MR/MDD Nursing?

by wishinguponastarLPN wishinguponastarLPN Member Nurse

Specializes in Rehab, LTC.

So I am new grad who started in LTC about 6 weeks ago. The place I currently work is O.K....its the typically LTC place (poorly ran, short staffed, high pt ratios, ect) But I have grown to like my residents and the people I work with.

I've actually done very well and have adapted pretty easily. Today I got a call for an interview that I submitted a resume to back when I graduated. It is a MR/MDD State ran facility, it is closer to home and more pay. I am interested in this field. I currently have 25 residents and 2 of my residents have a history of MR/MDD and they are my favorite ones!:redbeathe

I have asked around to other nurses about this facility and they all say good things about it, but many of them said they were not able to deal with the behaviors and they seizures. Can you tell me more about this? Also, have any of you worked in LTC, how would you compare? I'm not certain of the age of the population just yet, I THINK there may be an adult side and a pediatrics side. It is also 2nd shift. Any thoughts, advice, ect, would be great.


Hospice Nurse LPN, BSN, RN

Specializes in LTC, Psych, Hospice. Has 15 years experience. 1,472 Posts

I worked w/ the MR/MDD population before and during LPN school. I worked in a group home for about a year, then moved to the independent living side when I started school. I worked as a tech, but I absolutely loved it. My clients were all adults (some of them past retirement age).

I remember one elderly gentleman who had absolutely no family. I would bring him to my home for holidays. My kids loved him! When I graduated and we moved away, my youngest was worried about "Vernon". He had spent so much time w/ us, my son thought he was a relative.

I've also worked LTC and there is just no comparison. Of course, in LTC I had 30+ residents and the most we had in the group home was 5. Good luck w/ your decision.


tainted1972, ASN, RN

Specializes in MR/DD. Has 3 years experience. 271 Posts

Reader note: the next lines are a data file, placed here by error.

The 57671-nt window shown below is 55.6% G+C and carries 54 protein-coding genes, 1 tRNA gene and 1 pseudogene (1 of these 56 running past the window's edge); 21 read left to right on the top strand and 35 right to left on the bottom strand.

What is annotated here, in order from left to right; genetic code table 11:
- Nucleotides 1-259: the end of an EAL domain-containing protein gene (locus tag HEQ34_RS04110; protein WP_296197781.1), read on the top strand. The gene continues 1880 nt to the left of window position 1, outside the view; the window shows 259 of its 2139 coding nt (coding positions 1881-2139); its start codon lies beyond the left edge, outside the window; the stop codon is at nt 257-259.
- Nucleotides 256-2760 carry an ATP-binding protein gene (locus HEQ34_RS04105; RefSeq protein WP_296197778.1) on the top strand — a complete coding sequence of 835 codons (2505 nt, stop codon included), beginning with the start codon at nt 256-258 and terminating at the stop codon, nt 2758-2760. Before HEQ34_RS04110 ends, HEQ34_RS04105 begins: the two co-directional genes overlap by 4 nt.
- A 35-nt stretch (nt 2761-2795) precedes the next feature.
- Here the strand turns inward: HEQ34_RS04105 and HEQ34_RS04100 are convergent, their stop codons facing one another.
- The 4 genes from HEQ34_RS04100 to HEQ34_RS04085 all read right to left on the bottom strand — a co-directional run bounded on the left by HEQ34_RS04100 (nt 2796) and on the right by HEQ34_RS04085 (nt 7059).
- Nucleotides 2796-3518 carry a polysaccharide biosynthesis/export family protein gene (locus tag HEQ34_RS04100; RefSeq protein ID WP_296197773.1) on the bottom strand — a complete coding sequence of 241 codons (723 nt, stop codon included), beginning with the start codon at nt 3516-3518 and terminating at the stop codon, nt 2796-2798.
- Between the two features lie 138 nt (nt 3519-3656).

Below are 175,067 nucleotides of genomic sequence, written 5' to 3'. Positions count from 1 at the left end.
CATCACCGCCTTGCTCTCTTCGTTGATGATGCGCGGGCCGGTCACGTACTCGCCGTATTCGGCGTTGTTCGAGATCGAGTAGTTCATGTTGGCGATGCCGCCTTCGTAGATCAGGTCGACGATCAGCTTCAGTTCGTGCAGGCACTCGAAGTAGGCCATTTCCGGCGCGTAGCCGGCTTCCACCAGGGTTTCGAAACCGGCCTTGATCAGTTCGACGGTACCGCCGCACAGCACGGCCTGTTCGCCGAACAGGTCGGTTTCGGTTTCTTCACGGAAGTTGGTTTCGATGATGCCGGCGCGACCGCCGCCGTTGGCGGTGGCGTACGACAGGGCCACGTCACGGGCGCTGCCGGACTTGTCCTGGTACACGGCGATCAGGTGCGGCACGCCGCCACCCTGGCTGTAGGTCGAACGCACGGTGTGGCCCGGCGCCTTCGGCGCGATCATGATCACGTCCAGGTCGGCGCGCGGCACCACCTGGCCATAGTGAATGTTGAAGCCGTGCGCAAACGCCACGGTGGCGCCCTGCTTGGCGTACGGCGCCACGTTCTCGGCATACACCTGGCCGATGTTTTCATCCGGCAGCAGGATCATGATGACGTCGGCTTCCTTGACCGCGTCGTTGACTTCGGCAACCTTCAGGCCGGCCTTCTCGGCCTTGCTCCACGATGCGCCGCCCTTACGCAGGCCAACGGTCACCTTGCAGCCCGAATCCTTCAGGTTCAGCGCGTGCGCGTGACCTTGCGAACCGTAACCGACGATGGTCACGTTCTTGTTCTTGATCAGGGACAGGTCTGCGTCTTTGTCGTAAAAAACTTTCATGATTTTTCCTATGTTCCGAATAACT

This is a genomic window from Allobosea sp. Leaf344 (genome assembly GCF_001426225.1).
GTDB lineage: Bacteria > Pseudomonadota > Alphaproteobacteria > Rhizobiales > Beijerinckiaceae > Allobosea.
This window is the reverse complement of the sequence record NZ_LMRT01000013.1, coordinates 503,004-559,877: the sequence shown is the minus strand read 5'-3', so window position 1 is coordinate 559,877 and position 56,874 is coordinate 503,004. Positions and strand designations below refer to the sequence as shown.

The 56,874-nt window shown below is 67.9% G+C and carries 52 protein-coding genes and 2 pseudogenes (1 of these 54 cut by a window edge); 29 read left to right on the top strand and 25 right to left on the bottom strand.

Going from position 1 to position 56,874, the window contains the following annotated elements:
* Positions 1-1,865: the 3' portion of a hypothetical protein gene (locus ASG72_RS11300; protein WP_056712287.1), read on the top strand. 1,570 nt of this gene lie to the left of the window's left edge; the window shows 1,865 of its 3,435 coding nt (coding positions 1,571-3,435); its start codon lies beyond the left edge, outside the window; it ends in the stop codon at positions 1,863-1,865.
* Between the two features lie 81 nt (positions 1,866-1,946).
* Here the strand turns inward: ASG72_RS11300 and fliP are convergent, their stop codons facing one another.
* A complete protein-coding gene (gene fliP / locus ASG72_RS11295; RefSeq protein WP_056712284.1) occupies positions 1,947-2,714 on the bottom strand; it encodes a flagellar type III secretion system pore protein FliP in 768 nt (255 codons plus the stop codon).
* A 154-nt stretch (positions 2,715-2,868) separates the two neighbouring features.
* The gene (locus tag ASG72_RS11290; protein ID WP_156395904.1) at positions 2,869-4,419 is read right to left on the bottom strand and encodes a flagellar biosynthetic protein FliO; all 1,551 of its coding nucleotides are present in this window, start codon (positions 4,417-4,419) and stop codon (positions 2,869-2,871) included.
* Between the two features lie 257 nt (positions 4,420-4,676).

I currently work with individuals who have disabilities, and I absolutely LOVE it! I have been in this particular field for close to 20 years. (1.5 as a nurse).

State run facilities do tend to have more behavioral problems than other places. The good thing, is that most behaviors are dealt with by the direct care staff. Some of our nurses just call for help. I prefer to deal with them myself, unless it is interfering with my med pass. ( I do not work in a state run facility) As for the seizures: I have seen many different types of seizures throughout my career. Sometimes they are very mild and other times they are full blown and can be very scary. Once you know what to do, it isn't so bad. Remember that most people take medications to control the seizures. I have noticed that I see more seizures in children, probably due to needing medication adjustments as they grow. Usually seizures are controlled in adults, for my residents it is pretty rare for them to have seizures.

The field of MR/DD has many rewards and challenges. You must be very observant because so many are unable to communicate their needs to you. I definitely rely on my "gut" and pay attention to body language. Compassion and respect is the key to being successful in this field.

In my particular facility I do not get to do many skills. I have 2 homes I work out of for a total of 22 residents. It is mostly oral medications and treatments such as powders and creams.

DD is a great field if you plan on sticking with it, I have found that it is hard to get employed anywhere "else" once you get into it. I think it is because employers do not understand exactly what type of work we do. Although I love the work that I do and the people I care for, I really want to do something else. I need to expand my horizons a bit.

If you take this job, you will feel like you are making a difference, you will get attached very easily to your residents, as they have a way of making you feel special too. They have unconditional love, as they know no prejudice. Take the time to get to know the person you are caring for, I have noticed that my residents are who they are, meaning that they have not become what society thinks they should be. They express themselves in ways that they want to (sometimes it can be funny, other times not so much! LOL). You will not be just another employee you will be a new member of a family :).